For the last 9 weeks I have not had much of a life outside of the house. I have been indoors bonding with Kitty, and it is only in the last week or so that I have been thinking about how I miss the familiarity of some things. Take note that I miss the familiarity of these things, and not that I miss them at all.
Top on the list are the following:
Do you know that I miss the Nairobi traffic cops? Yap, I miss seeing traffic cops and shaking my head in wonderment wondering whether they really ease the flow of traffic or make it worse. Why does it always seem that when the lights are working the traffic flow is slightly better as opposed to when the boys in blue are in command?
By the way, why do most traffic cops always have their cardigans on even in the sweltering heat? And it’s not like while wearing them they are sitting down under a tree. Nooo, they’re usually raising their arms up and down controlling traffic and occasionally running after the mischievous driver, all of which is physical activity and which I’m sure causes them to sweat. It really baffles me to see such an officer with a cardigan on, because I only imagine how hot and uncomfortable he must be. Not forgetting that they usually have their caps on, which no doubt makes them sweat all the more. But then again I am not a traffic cop so I cannot speculate much on that.
Since we’re talking police matters, I have always wondered one thing. I have never once in my life seen a pregnant policewoman. Not even one! Yet I know of very many people who are the sons and daughters of policewomen. Now, I keep asking myself where the pregnant police women are. And if they are there, do their uniforms – their trousers and shirts – come in mothercare design? Just wondering. Someone please help me understand this because it is something that continues to perplex me.
Back to the missings, I miss wondering why we Kenyans in matatu’s always stare down at people in private vehicles. After they finish sizing you up and down and determining your worth judging by the model and registration number of your car, they then begin stretching their necks trying to peep into every corner of your car – I don’t know hoping to see what. Even though most passengers are usually idle especially when in traffic, wouldn’t it be more constructive to read a book or a newspaper or something? Or maybe they can read their favorite blog during those moments *wink wink*.
And then, this will sound weird, but I do actually miss the craziness of a majority of matatu drivers. I mean, those people are special, and it is because of them that I always console myself that I am sane. The wayward thinking of many a matatu driver simply amazes me. Before I started driving, I used to hear stories of private car owners who would step out of their vehicles and shoot matatu drivers at point blank range. If my memory serves me right, there is one famed Kenyan professor who once did this. Other drivers carry whips (nyahunyos) under their seats and give matatu drivers a good whooping with them. I used to wonder what kind of rogue characters these are who perhaps had anger management issues. But nowadays, I happen to fall in the category of these rogue characters. Many are the times I have wished I had a nyahunyo with me where I would whip the madness out of some matatu drivers. But this is not to say that this madness is confined to matatu drivers. There are lots of drivers of personal cars who are just as crazy, but what I mean is that crazy matatu drivers outnumber, by a very significant margin crazy personal car drivers. These matatu drivers are in a league of their own.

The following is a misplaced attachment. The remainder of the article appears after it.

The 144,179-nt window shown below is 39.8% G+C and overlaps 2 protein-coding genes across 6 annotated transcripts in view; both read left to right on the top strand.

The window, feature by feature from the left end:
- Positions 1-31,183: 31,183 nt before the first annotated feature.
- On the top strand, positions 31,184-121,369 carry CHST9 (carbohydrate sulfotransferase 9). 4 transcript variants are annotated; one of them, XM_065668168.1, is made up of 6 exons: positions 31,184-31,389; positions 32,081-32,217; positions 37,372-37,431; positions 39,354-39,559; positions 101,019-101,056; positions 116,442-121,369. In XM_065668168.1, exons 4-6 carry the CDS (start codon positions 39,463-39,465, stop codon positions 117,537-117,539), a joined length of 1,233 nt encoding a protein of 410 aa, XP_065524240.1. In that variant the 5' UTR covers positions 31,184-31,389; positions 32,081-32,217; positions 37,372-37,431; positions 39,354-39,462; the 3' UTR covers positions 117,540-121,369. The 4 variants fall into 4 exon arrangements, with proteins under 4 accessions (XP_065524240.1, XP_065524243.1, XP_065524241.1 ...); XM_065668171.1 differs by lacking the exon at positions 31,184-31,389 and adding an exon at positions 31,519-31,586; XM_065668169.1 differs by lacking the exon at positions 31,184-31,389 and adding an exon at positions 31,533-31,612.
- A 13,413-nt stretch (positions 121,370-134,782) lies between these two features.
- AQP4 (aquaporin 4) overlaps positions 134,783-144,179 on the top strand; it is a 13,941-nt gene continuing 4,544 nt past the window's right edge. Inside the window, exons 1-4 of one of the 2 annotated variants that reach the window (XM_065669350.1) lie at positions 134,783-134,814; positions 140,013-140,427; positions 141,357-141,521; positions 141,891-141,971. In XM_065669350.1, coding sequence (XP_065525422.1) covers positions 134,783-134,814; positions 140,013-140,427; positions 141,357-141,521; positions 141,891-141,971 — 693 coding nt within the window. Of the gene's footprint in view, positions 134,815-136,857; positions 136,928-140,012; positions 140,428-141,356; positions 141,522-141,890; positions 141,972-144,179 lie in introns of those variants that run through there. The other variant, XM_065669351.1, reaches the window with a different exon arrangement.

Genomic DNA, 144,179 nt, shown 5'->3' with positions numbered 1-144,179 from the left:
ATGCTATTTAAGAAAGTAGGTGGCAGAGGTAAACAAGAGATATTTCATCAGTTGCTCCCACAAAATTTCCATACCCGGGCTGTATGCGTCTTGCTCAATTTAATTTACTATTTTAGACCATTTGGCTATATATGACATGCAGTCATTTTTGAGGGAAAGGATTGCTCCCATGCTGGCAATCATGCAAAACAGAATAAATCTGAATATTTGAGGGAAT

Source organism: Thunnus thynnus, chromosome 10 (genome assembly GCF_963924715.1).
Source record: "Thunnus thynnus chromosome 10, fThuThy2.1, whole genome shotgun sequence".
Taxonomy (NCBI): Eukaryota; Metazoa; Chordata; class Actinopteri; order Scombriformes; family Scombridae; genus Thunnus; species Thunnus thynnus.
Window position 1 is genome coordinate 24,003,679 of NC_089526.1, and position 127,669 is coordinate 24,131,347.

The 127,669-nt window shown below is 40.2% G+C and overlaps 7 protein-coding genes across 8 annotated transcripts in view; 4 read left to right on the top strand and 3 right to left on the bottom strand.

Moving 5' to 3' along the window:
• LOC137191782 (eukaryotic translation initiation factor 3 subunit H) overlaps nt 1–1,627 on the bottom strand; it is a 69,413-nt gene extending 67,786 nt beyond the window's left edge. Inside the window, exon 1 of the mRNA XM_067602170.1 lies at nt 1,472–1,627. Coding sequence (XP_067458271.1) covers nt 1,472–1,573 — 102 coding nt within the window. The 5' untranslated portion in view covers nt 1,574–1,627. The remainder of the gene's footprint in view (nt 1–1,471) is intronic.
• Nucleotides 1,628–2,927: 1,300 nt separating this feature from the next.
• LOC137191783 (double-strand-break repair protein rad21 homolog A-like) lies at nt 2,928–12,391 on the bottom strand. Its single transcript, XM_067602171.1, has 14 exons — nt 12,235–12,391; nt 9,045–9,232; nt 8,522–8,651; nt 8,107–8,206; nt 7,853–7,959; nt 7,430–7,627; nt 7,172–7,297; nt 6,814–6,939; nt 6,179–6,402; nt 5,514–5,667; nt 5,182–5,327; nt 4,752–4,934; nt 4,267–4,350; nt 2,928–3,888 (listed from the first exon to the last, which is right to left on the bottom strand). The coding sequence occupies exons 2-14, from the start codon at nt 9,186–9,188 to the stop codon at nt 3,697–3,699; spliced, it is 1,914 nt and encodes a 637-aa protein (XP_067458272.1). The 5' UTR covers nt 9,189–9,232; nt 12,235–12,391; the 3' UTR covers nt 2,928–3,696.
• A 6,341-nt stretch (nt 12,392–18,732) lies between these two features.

(In totally unrelated news, matatu drivers have made me think of safari rally, so allow me to digress a little bit. I give a big kudos to news presenter Pauline Shegu-Mwanzia of KBC for participating in this year’s safari rally, and actually completing it to emerge among the top ten. Hongera dada!).
Moving on, I miss walking in Nairobi streets and observing we Nairobi ladies. Especially the Nairobi girls who dress against the weather – wearing skimpy little clothes when the weather is cold. They’d rather ‘freeze but shine’, they say. I wonder if this July will be the same as all others where their clothing codes will defy the weather.
Then I miss the color of their clothes, particularly yellow ones. Ever noticed that there is this distinct yellow colored outfits that are sold in Nairobi’s exhibition stalls? Yellow comes in different shades, but there is this particular yellow that is loved by the exhibition stall stockists. And these ladies just love matching their outfits – they wear a yellow blouse, a black figure belt, black pencil pants, yellow heels, a yellow hairband and a black handbag. The complete uniform! I don’t know whether this is part of the deal, but have you ever noticed that most of the ladies who dress like this are always chewing gum? And then they walk in groups strolling around town, as though they are in no hurry to go anywhere and are just perambulating idly.
Then there is another category of women – older women dressing as though they are in their teens competing with their daughters and nieces. Tight pants that can barely accommodate their over-bulged behinds and tops that hardly contain their falling potbellies. More often than not, such women always have a scaring amount of make up on them that is wrongly applied. I’m not a beauty expert but atleast I know when makeup looks bad.
Anyway, those are some of the things that I have been missing. Their familiarity that is. But all in all I love Nairobi and the little things that make it special. I wouldn’t want to be in any other town.